The Native American Guy A. Zona used a proverb as the memorable title of one of his books, "The soul would have no rainbow had the eyes no tears." Tears do seem to well up in us a deep rainbow of emotions! Oswald Chambers (1874-1917), the Scottish Baptist and Holiness Movement evangelist wrote in "My Utmost for His Highest." "With focused attention and great care, you have to 'work out' what God 'works in' you. Not work to accomplish or earn 'your salvation,' but work it out. You will exhibit the evidence of a life based with unwavering, unshakable faith on the Lord's complete and perfect redemption." That kind of discipleship is the art of "working out what God has worked in." Saint Paul in Philippians 2.13 states it another way, "for it is God who works in you to will and to act to fulfill his good purpose." But what does it mean to be a disciple? How does Jesus intend us to follow Him?✞
Jesus says in Luke 6.36, "Be merciful just as your Father is merciful.". The word "merciful" means here "compassionate" or "pitying." Jesus shows that he was merciful in one very moving experience at the tomb of Lazarus. "Jesus wept" as the shortest verse in the Bible is memorable, but also in the way, it shows Jesus' deep emotional feelings. John Vance Cheney (1848–1922) was an American poet who wrote,
"Through gloom and shadow look we
On beyond the years!
The soul would have no rainbow.
Had the eyes no tears."
It reveals Jesus' soul rainbow eyes. At that moment, more than any other, Jesus shows his love for his friend, Lazarus.✞
Jesus, as a carpenter, knew all about removing the sliver from another's eye or hand. As a carpenter, Jesus certainly knew how painful a splinter in the eye was. He had experienced the pain and how it made the eyes water so that he could hardly see. In such a predicament, how on earth could you expect to pick a speck of the same material out of someone else's eye. As recorded in Luke 6.41-42, the carpenter or artisan knew all about removing the teacher's sliver if we would only let him! We read, "Why do you look at the speck of sawdust in your brother's eye and pay no attention to the plank in your eye? How can you say to your brother, 'Brother, let me take the speck out of your eye,' when you fail to see the plank in your eye? You hypocrite, first take the plank out of your eye, and then you will see clearly to remove the speck from your brother's eye." Be sure that you have a living faith in a living Lord before you try to tell someone else about it! Jesus said in Luke 6.40, "The student is not above the teacher, but every fully trained person is like their teacher." Be sure that you are not filled with pride and are not doing it for your benefit! Strive to be a disciple like your teacher.✞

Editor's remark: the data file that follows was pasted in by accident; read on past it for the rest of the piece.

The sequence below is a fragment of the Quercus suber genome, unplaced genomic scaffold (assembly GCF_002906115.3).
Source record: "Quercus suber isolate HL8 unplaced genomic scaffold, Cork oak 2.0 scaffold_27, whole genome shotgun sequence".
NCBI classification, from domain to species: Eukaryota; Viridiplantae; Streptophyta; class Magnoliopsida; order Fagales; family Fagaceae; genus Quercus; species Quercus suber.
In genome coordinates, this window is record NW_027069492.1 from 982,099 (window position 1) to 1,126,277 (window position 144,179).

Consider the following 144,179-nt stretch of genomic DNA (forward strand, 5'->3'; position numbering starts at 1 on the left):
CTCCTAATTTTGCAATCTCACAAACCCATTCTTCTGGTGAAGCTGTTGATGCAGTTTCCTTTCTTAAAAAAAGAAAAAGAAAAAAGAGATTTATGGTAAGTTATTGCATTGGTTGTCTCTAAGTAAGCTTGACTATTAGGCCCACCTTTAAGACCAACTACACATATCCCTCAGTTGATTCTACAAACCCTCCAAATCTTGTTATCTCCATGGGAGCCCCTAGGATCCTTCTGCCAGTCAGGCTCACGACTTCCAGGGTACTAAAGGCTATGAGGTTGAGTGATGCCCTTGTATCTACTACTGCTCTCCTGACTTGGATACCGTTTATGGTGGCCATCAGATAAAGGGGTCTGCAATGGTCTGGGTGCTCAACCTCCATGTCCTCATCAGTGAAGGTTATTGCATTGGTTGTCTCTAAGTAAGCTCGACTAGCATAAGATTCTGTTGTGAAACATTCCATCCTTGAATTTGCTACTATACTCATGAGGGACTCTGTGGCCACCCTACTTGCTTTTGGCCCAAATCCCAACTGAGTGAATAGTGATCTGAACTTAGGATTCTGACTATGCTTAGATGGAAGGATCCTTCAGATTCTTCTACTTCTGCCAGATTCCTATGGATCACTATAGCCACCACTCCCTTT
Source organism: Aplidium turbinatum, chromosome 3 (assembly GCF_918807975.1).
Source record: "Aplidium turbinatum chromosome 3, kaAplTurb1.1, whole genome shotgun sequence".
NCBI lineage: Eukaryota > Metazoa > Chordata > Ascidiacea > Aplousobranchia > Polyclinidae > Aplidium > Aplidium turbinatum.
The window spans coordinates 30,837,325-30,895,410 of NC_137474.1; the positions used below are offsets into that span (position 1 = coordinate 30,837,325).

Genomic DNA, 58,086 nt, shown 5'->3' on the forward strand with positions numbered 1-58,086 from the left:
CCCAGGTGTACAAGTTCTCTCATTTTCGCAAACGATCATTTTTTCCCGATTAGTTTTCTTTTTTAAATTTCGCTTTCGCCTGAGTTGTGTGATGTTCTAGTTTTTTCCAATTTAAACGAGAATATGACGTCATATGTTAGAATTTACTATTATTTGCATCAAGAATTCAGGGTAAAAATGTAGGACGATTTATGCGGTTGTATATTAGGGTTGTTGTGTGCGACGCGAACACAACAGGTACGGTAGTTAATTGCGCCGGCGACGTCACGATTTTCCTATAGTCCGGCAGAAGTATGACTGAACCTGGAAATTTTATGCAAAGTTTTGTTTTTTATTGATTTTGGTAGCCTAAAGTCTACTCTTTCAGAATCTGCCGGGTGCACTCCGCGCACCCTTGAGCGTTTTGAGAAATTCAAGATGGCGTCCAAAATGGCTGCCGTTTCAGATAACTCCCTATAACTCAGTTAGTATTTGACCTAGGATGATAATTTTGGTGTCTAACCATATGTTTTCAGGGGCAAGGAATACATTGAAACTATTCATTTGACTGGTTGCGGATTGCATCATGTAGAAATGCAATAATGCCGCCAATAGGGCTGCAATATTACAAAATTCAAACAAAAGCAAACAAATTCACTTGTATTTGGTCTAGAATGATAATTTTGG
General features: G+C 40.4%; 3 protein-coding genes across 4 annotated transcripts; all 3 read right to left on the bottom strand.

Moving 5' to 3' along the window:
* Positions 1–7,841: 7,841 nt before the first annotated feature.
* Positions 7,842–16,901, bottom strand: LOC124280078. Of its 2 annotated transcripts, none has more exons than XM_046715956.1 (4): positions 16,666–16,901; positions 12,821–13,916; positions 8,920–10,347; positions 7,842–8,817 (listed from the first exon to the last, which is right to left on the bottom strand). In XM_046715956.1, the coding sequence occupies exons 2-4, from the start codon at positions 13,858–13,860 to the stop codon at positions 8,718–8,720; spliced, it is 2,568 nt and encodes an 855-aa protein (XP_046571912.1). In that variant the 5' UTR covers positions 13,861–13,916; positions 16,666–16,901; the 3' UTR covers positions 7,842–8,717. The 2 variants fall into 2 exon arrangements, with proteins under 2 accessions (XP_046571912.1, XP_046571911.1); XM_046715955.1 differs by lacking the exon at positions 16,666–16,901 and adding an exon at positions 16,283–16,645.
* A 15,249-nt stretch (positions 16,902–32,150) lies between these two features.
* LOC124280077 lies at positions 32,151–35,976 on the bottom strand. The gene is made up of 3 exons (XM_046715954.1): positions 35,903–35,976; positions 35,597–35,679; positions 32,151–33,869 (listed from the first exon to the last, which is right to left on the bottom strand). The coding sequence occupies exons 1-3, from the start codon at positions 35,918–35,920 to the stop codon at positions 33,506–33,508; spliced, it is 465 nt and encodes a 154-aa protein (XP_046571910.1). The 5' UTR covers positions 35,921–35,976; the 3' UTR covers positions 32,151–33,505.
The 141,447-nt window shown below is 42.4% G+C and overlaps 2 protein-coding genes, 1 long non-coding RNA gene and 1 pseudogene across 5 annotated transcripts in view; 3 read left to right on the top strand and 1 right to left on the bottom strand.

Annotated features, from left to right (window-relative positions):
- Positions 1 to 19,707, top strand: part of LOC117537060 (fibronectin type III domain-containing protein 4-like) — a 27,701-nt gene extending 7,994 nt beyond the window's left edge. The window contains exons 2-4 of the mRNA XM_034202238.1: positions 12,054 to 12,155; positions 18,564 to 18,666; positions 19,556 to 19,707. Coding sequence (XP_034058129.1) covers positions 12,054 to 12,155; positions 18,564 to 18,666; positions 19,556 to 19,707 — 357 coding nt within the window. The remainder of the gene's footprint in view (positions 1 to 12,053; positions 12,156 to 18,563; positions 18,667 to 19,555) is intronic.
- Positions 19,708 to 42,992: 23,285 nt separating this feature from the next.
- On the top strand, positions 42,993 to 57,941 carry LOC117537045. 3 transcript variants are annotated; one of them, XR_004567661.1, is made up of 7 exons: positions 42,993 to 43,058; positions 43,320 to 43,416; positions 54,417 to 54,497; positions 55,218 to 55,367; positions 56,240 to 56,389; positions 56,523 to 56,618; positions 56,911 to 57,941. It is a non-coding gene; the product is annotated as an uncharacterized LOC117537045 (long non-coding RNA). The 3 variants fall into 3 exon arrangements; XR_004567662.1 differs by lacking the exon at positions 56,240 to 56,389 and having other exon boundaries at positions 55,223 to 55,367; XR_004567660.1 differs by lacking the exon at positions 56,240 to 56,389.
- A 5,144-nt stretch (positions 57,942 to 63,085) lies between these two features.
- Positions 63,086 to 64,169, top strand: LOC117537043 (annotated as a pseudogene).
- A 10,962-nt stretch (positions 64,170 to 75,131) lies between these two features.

Judge Jesus taught his disciples not to pronounce guilt upon others lest they condemn themselves. He teaches us not to point the finger. In Luke 6.37, Judge Jesus developed the thought, "Do not judge, and nobody will judge you. Do not condemn, and nobody will condemn you. Forgive, and people will forgive you." Jesus' words teach us it is not ours to judge whether in the law court or privately. But how easy it is to want to be the judge of others even without knowing it. Maybe, we make up our minds that someone is guilty. The noted Jewish-American trial lawyer Louis Nizer (1902-1994) pointed out, "When a man points the finger at someone else, he should remember that three of his fingers are pointing at himself." When we accuse another, we are in the process of condemning ourselves! Skye Jethani (1976-present), who is an author, speaker, consultant, and ordained pastor, in writing about this passage in "Christianity Today," explained, "the key is recognizing that New Testament writers can use the word "judge" in two different ways. Sometimes 'judge' is used to mean 'judge between things,' to differentiate or discern. In this case, we judge between right and wrong, good and evil, righteous and unrighteous." The act of discernment is not what Jesus is forbidding, but the action of condemning them.✞